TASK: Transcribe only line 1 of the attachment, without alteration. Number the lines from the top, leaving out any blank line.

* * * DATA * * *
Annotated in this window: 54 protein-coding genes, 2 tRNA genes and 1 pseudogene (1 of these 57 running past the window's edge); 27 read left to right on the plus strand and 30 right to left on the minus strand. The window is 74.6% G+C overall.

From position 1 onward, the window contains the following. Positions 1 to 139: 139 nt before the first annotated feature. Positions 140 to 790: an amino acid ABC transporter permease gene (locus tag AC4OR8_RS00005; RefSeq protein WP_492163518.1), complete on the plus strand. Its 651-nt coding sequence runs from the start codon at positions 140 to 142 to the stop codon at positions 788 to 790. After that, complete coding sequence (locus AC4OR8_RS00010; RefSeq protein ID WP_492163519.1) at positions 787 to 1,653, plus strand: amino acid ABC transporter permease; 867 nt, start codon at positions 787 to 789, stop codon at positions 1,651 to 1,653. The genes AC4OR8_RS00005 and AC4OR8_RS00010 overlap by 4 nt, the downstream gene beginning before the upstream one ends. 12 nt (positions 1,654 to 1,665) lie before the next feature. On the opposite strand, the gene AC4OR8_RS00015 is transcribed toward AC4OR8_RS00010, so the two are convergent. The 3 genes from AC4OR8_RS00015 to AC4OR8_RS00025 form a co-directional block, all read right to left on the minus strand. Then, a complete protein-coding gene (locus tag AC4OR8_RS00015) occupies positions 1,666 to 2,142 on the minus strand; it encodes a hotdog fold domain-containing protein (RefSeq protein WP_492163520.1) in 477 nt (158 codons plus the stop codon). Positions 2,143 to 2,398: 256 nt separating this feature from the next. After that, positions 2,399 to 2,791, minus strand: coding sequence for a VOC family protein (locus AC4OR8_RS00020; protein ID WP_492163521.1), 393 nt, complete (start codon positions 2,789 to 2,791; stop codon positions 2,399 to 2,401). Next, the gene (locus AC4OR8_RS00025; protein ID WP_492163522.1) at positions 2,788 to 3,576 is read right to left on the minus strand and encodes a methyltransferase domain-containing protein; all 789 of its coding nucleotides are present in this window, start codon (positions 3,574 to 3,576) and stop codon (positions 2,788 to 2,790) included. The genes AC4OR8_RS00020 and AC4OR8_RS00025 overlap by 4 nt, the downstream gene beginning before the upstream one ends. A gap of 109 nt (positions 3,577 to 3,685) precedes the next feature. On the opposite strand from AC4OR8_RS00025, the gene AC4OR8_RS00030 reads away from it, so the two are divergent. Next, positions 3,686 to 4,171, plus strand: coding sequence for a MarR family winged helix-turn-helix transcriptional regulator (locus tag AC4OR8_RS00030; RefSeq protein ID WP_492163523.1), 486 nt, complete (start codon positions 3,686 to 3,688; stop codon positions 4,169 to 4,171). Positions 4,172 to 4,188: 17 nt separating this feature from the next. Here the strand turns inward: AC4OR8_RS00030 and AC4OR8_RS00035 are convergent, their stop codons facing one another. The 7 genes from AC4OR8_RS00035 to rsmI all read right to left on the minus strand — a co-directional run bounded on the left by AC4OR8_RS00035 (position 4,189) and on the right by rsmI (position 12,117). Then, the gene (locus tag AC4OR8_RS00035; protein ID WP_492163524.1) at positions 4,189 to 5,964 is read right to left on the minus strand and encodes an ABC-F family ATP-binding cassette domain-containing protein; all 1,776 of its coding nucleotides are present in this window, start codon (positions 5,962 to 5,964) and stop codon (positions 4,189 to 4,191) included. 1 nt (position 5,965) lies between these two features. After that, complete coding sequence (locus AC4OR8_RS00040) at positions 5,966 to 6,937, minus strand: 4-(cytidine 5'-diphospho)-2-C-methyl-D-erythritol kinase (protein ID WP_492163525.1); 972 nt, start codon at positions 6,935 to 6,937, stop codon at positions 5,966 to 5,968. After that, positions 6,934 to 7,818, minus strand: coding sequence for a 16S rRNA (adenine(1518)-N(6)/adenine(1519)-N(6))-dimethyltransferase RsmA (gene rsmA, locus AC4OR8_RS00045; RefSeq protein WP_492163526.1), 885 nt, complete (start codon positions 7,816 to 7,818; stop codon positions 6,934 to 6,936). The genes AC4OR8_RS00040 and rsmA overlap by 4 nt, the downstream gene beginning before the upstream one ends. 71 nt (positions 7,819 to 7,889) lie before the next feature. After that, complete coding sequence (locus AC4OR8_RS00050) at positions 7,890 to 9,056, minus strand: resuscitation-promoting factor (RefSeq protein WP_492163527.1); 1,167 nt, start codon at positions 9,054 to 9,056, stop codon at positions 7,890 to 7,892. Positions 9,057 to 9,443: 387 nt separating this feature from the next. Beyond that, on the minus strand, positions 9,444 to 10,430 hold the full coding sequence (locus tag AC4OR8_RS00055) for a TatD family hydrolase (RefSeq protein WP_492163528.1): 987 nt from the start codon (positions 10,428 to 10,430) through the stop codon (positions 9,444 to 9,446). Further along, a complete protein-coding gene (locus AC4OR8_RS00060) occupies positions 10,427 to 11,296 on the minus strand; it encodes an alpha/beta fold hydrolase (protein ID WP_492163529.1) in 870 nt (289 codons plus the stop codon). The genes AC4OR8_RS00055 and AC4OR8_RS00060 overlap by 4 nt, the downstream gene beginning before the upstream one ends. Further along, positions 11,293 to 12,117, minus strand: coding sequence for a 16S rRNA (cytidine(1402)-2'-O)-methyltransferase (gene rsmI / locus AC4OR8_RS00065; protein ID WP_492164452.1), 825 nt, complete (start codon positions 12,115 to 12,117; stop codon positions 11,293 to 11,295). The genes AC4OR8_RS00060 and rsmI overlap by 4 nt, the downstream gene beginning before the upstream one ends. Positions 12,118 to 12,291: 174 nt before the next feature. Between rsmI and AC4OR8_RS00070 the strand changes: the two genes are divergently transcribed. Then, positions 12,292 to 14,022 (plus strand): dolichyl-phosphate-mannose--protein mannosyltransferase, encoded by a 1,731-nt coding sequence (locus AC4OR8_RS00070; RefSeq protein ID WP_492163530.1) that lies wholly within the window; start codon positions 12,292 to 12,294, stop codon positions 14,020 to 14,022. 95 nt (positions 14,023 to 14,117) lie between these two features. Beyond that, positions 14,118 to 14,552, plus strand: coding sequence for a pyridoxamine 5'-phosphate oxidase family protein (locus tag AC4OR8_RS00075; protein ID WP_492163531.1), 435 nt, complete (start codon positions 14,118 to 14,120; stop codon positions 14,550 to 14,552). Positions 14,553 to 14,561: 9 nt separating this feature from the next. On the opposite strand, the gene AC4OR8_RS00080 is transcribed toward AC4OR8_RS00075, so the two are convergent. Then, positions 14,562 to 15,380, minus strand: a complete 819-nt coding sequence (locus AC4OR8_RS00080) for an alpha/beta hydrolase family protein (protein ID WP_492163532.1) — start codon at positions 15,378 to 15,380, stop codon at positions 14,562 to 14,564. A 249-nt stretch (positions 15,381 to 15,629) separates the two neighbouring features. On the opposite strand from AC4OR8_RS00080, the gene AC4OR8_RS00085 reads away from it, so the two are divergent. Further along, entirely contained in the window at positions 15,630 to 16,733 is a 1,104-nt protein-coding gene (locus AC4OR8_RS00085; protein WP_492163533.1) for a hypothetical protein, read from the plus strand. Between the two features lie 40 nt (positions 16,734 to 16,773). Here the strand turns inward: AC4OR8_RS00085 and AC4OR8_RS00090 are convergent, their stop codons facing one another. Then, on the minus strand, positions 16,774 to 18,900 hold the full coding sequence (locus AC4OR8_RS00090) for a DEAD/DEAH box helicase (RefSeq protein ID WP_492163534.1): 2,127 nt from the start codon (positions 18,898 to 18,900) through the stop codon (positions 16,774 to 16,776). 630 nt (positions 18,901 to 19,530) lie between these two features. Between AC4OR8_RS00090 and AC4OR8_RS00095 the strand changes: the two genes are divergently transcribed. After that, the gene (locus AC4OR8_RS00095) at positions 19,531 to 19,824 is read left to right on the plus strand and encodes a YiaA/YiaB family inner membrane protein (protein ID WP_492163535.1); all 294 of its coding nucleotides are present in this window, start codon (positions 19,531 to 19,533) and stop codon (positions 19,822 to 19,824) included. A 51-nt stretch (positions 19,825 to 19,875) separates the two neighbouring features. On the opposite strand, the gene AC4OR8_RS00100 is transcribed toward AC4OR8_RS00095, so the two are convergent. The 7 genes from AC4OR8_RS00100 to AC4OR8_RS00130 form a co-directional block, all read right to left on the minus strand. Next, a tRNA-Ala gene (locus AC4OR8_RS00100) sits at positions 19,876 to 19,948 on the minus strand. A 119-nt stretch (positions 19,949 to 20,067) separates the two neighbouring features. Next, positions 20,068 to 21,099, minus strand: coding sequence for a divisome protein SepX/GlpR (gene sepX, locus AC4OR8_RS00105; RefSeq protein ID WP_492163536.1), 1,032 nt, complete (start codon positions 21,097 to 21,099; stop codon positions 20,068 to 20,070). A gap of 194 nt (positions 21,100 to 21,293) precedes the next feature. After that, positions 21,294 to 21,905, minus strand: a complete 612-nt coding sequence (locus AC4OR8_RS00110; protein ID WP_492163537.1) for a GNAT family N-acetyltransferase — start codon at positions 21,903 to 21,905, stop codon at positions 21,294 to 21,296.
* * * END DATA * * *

Annotated in this window: 54 protein-coding genes, 2 tRNA genes and 1 pseudogene (1 of these 57 running past the window's edge); 27 read left to right on the plus strand and 30 right to left on the minus strand. The window is 74.6% G+C overall.